NordVPN has consistently ranked among our best VPN providers, and although it takes second place to ExpressVPN, it’s still an impressive service (see how the two stack up in our ExpressVPN vs NordVPN comparison). After a breach in 2018, though, many are still wondering if NordVPN is safe to use.
As a virtual private network, we like NordVPN a lot. It ranks among our best VPNs for Netflix because it can beat the Netflix VPN ban, and NordVPN is a solid option when it comes to torrenting (read our best VPN for torrenting piece). Still, we need to bring light to the security breach and answer the many questions surrounding it.
The NordVPN Hack
In late 2019, NordVPN confirmed that it suffered a security breach in early 2018. According to the article where NordVPN came clean about this issue, it started on March 5, 2018, before the malicious user was removed on March 20, 2018.
Although the user was removed quickly, NordVPN didn’t make the incident public until a year later when a user on Twitter started posting images of the VPN server configuration.
The attack went down when an 8chan user found a vulnerability in one of NordVPN’s server configuration files. Using a data center account, the attacker had full access to all the traffic moving through that server, outside of standard HTTPS encryption. NordVPN, however, says that there’s no evidence that anything was monitored.
In short, the hack wasn’t directly the fault of NordVPN, but rather the fault of a data center that it chose to include in its network.
There’s a lot of confusion about when this attack happened, though. NordVPN claims it was on March 5, 2018, but the 8chan thread where this vulnerability was discussed has a date of May 3, 2018. That means the vulnerability could’ve been exploited as soon as the server went live, all the way until March 20, 2018, when the user account was removed.
Regardless, the practical impact of this breach is minimal. The attacker gained access to TLS keys that could, in theory, allow them to set up a fake NordVPN website (read our SSL vs TLS guide to see how that happens). However, these keys expired in October 2018, and we haven’t seen any fake sites.
It’s possible that the attacker could monitor unencrypted traffic flowing through the VPN server, too. There’s no way to know for sure if that happened. NordVPN, at least, says it’s unlikely because the configuration file remained unchanged.
If that did happen, though, the attacker wouldn’t have been able to see any personal information, such as user IP addresses. If they could snoop — which NordVPN says isn’t possible — all they could see is internet traffic.
Is NordVPN Safe After It Was Hacked?
The NordVPN hack received a lot of press, and rightfully so. However, while many stories focused on the negative implications, very few paid mind to how NordVPN responded. Immediately after becoming aware of the issue, NordVPN began internally auditing all of the servers in its network.
Now NordVPN is responding further. First, it partnered with VerSprite for penetration testing, source code analysis and more. It also started a bug bounty program that rewards cybersecurity experts for finding bugs in NordVPN’s software. Furthermore, it’s set to begin a full third-party audit of its infrastructure, hardware, source code and internal procedures this year.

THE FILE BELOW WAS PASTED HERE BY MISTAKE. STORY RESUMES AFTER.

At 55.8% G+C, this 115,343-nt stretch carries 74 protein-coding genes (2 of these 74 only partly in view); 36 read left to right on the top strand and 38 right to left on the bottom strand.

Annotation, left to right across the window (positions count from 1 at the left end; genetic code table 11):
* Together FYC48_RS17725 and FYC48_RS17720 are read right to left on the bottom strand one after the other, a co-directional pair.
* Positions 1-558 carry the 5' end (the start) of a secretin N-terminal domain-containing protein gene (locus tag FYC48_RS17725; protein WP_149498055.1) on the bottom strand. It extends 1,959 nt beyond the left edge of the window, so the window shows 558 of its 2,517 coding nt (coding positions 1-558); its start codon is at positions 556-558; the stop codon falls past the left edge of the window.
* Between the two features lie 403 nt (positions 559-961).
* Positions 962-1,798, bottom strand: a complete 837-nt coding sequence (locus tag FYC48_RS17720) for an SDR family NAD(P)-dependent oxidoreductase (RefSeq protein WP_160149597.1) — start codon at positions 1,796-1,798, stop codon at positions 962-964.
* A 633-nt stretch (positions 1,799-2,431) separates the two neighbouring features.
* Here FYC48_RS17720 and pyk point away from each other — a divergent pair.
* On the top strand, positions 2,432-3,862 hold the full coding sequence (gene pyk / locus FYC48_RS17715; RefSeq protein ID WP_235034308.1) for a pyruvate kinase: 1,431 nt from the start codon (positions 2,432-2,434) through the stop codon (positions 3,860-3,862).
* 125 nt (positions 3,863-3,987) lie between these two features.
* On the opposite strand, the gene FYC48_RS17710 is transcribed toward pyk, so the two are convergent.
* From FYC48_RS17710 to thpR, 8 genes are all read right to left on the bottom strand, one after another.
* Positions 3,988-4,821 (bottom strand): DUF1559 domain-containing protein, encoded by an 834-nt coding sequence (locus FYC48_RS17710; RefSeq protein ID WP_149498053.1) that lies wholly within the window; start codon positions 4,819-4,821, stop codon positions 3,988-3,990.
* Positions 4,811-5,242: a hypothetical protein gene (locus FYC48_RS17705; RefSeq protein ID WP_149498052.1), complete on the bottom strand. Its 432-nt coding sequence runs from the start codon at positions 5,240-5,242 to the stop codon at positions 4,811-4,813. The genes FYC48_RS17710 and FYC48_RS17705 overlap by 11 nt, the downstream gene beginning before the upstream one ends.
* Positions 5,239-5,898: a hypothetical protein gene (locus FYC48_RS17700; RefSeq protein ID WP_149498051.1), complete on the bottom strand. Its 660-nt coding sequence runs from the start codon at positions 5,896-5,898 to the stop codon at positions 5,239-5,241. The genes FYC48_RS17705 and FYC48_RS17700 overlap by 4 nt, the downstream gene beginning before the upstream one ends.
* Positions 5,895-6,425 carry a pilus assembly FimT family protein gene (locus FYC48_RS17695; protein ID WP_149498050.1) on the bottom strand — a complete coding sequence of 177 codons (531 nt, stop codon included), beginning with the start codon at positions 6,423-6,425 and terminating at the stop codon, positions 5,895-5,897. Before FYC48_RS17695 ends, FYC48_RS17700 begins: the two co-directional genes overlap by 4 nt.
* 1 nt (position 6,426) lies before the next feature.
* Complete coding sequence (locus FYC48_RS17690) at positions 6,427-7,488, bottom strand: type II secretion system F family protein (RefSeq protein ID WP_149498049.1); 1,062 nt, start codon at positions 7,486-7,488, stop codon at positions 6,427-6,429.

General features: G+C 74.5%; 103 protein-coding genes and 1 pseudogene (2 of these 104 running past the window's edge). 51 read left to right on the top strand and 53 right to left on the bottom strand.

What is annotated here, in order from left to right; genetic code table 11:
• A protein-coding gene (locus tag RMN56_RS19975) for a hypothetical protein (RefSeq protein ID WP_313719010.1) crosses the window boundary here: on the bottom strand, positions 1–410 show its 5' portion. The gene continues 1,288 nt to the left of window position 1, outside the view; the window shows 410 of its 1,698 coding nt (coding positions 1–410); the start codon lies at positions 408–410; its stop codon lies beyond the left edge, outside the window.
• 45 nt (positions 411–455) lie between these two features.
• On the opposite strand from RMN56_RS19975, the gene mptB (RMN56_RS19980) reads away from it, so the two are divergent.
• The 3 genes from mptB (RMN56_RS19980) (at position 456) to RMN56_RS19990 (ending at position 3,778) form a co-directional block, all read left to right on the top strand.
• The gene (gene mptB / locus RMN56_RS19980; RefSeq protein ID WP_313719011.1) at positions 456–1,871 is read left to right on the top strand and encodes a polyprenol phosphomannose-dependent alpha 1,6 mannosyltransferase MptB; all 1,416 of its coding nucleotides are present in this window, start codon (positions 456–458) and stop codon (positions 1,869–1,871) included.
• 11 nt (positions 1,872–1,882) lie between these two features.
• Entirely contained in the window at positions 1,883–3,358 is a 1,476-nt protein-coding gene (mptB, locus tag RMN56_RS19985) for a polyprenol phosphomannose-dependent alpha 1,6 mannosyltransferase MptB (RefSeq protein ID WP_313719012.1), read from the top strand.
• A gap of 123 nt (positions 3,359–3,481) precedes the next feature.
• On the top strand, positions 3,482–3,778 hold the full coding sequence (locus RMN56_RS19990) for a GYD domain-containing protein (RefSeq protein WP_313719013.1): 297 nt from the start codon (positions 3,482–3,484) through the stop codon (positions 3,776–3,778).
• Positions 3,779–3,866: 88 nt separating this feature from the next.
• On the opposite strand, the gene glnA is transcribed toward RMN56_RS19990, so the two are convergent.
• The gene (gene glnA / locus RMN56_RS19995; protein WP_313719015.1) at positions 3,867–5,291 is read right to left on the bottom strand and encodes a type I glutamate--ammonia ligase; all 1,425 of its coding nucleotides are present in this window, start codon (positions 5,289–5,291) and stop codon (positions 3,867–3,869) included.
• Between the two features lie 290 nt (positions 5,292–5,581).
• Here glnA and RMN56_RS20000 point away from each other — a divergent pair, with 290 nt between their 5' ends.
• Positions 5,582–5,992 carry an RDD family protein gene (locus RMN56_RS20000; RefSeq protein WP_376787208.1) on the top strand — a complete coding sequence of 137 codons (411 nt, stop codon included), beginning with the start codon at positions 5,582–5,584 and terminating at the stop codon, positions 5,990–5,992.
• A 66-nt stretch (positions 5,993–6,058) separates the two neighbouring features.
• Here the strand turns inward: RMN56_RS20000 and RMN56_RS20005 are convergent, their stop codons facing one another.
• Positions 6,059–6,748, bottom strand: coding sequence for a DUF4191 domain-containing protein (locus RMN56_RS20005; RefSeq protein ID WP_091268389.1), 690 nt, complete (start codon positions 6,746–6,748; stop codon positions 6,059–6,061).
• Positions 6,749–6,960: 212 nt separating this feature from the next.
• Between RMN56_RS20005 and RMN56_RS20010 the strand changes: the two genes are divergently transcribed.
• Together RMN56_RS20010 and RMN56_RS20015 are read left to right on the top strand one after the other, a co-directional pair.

The hack was a big deal theoretically, though it didn’t actually hurt any NordVPN users directly. Still, NordVPN responded by fully overhauling its infrastructure and security practices. Sure, it might’ve been a response to the massive, negative coverage the hack received. Regardless, NordVPN put a lot of resources toward fixing the problem, and for that, it should be commended.
Is NordVPN Really Private?
With the breach out of the way, let’s talk about NordVPN as a VPN service. It’s a no-logs provider, meaning it doesn’t know if you’re browsing streaming services or downloading a torrent while connected to its network (read our guide to why NordVPN is not working if you have trouble). NordVPN also includes a range of specialty servers, such as a “double VPN,” that add an extra layer of protection (Windscribe also has this feature).
NordVPN really is private, at least as far as we’re capable of testing. Furthermore, NordVPN plans to update every server in its network to operate solely off of RAM. That means the servers will run off of a central infrastructure provided by NordVPN, storing nothing — not even an operating system — in long-term storage.
Is NordVPN Safe to Use?
Despite the breach, NordVPN abides by the best practices in VPN security; it’s free of DNS leaks, has multiple protocol options and offers a kill switch. As quite possibly the largest VPN provider in the world, NordVPN got a lot of heat for its breach, and rightfully so. Now that the dust has settled, though, we can say with confidence that NordVPN is safe to use.
In fact, we gave NordVPN a perfect privacy rating in our NordVPN review, with security coming in closely behind (NordVPN works in China, too). Privacy and security are not an issue, and your data is safe. However, if you choose not to support NordVPN, that’s a fair choice. After all, it’s not the fastest VPN around. If you’ve signed up for NordVPN but have changed your mind, read our guide on how to cancel NordVPN and get a refund.
ExpressVPN is our top choice, and with its 30-day money-back guarantee, there’s little risk in giving it a shot. For those on a budget, CyberGhost and Private Internet Access are the best options, so make sure to read our CyberGhost review and Private Internet Access review to learn more about them.
Do you plan to use NordVPN now that the breach has happened? Or is it still too close for comfort? Let us know in the comments below and, as always, thanks for reading.